In such a way that the dragon jars became objects of a great value for the indigenous peoples living in the interior of Sarawak and Kalimantan.

Transported on men’s backs, they eventually reached the heart of central Borneo (upper Baram and Baluy Rivers, Usun Apo, Apo Kayan,

Bahau area, Kerayan-Kelabit Highlands…). The main ceremonial function of the dragon jars (tajo, tajau naga) for the wealthy people was

that of a prestigious burial urn in the context of the secondary treatment of the bones (nulang) practiced by many ethnic groups in central Borneo,

but noticeably not by the Kenyah and Kayan (although some components of this cultural group maybe have followed the practice in the past).

The Orang Ulu, especially the Kelabit and Lun Bawang, favoured the later more colourful and enamelled ceramics. Some individuals in ulu communities

have developed a keen knowledge of antiques jars, as well as more recent ones. They are the local experts.

4. Tall dark green glazed dragon jar with "ascending dragon" pattern, six handles loop. Early Qing Dinasty (17th Century) ;

5. Dark green ovoid shape glazed jar with "singing dragon" pattern and flat botttom. Six hoop handles. Probably Mid or late Qing Dynasty (18 th Century/19th Century).(4 & 5 Bong’s Gallery)

6. Tall polychrone green-grey glazed jar showing two rattan strings and coiled dragons in medaillons. East Kalimantan, Indonesia.

7. Tall ochre brownish rudak glazed jar with six loop handles in the shape of dragons facing upwards. Banjarmasin, South Kalimantan, Indonesia.

                         

Then the jars became also a kind of ‘currency’ in connection to the marriage exchanges given as bride-price (brian) by the wife-takers’ group. They were used to pay the customary adat fines or to seal ritual alliances between communities. In the course of time, particular jars were even considered as having a ‘residing spirit’ (antu, to’) and the idea of a ‘haunted jar’ became part of the culture. Jars could be heard ‘moving’ during the night in the longhouse and people would even make offerings to them annually or on special occasions. Famous jars were given proper names and these were a prized part of the loot during war and headhunting times. The most valuable jars were also buried or stored in barns outside the longhouse to protect them from fires or thiefs.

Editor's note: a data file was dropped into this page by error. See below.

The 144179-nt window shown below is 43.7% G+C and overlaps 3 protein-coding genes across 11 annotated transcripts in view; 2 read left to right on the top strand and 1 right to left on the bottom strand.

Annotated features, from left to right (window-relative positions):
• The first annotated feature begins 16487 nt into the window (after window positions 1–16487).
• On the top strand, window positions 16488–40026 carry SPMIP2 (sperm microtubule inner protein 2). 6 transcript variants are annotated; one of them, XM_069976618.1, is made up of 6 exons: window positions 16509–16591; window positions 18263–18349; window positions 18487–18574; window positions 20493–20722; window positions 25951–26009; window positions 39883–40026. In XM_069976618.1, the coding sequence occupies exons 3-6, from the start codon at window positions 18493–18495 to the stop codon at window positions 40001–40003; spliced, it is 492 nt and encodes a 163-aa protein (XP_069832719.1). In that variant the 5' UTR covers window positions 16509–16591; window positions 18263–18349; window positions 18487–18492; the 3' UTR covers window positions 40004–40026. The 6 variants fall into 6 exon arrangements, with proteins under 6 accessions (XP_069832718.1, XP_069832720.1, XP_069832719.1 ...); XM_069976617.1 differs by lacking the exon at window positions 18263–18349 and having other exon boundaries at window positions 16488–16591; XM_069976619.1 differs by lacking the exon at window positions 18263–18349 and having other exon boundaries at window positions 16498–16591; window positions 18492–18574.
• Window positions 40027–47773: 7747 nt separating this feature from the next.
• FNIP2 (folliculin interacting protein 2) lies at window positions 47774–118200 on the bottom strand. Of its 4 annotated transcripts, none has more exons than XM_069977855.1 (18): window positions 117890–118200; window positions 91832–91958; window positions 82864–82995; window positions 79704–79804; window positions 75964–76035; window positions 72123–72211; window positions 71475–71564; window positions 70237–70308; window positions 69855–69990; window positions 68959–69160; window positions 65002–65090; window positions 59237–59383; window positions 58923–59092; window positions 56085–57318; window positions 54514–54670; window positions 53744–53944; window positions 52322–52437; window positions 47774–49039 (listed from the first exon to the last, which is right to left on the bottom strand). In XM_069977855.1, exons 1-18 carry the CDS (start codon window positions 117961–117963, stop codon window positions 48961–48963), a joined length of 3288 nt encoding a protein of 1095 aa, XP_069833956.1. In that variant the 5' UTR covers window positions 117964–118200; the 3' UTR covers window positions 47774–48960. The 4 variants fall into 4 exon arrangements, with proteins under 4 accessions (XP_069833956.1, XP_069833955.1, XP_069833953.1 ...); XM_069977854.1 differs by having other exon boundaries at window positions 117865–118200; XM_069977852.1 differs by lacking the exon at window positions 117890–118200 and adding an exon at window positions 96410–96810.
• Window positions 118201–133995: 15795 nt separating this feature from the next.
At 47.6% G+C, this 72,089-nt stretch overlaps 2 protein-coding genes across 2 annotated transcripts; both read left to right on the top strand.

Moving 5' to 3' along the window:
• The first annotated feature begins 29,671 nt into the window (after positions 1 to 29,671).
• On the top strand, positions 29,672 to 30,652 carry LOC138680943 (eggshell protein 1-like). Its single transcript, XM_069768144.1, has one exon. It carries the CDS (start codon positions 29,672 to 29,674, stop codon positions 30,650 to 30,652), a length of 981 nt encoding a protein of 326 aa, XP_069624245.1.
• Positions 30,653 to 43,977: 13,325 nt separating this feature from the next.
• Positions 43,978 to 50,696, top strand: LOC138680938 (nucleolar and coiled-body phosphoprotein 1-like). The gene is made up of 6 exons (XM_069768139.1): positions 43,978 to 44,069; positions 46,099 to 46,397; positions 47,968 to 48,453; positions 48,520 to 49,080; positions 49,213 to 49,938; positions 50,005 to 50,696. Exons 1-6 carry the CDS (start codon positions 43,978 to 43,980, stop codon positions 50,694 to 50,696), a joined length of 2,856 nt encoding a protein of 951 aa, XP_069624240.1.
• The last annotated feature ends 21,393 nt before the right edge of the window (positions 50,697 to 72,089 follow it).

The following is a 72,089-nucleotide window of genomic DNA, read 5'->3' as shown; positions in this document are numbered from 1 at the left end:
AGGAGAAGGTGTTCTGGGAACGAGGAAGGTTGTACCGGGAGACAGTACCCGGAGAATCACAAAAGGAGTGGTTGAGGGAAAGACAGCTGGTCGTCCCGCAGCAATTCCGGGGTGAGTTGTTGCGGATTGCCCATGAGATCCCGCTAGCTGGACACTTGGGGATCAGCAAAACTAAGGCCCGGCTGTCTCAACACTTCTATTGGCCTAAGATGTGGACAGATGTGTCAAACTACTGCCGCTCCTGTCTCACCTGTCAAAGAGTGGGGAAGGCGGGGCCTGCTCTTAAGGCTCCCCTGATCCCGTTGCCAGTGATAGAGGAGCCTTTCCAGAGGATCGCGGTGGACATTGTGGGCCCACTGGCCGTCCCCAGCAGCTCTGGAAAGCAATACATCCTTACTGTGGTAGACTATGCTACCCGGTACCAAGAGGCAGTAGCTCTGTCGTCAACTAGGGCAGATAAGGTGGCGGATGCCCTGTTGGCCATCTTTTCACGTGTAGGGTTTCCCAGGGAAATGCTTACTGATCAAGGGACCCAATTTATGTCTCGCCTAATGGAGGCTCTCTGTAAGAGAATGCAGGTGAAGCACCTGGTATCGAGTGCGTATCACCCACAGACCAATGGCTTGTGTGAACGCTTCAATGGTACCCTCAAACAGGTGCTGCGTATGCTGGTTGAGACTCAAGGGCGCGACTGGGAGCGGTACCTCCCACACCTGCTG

While the old jars usually became family heirlooms (pesaka’/pusaka), some peculiar dragon jars were considered as ‘sacred heirlooms’ while others were just ‘ordinary jars’. The former could not be sold or exchanged and they were passed from one generation to the other because of the spiritual value they hold. Now some families still keep a large collection of antiques dragon jars and other Chinese ceramics in their longhouses’ apartments or separate houses. In the near future some of these rare items may become part of the public cultural heritage exhibited on a long-term loan to the Sarawak Museum or to other institutions in the State. While local jar collectors are still very active in pursuing their passion, there are still enough treasures to be found in Sarawak, or just across the border in the vast expanses of Kalimantan and Sabah.

Antonio J. Guerreiro initially trained in architecture and social and cultural anthropology and later moved on to museography. Since the 1980s he has published extensively on Malay/Indonesian ethnic cultures, specializing on Borneo. He is currently senior researcher at the Institut de Recherches sur l’ Asie (IrASIA, CNRS/Aix-Marseille Université). He is also the Secretary-General Society of Euroasiatic Studies at the Musée du Quai Branly, Paris.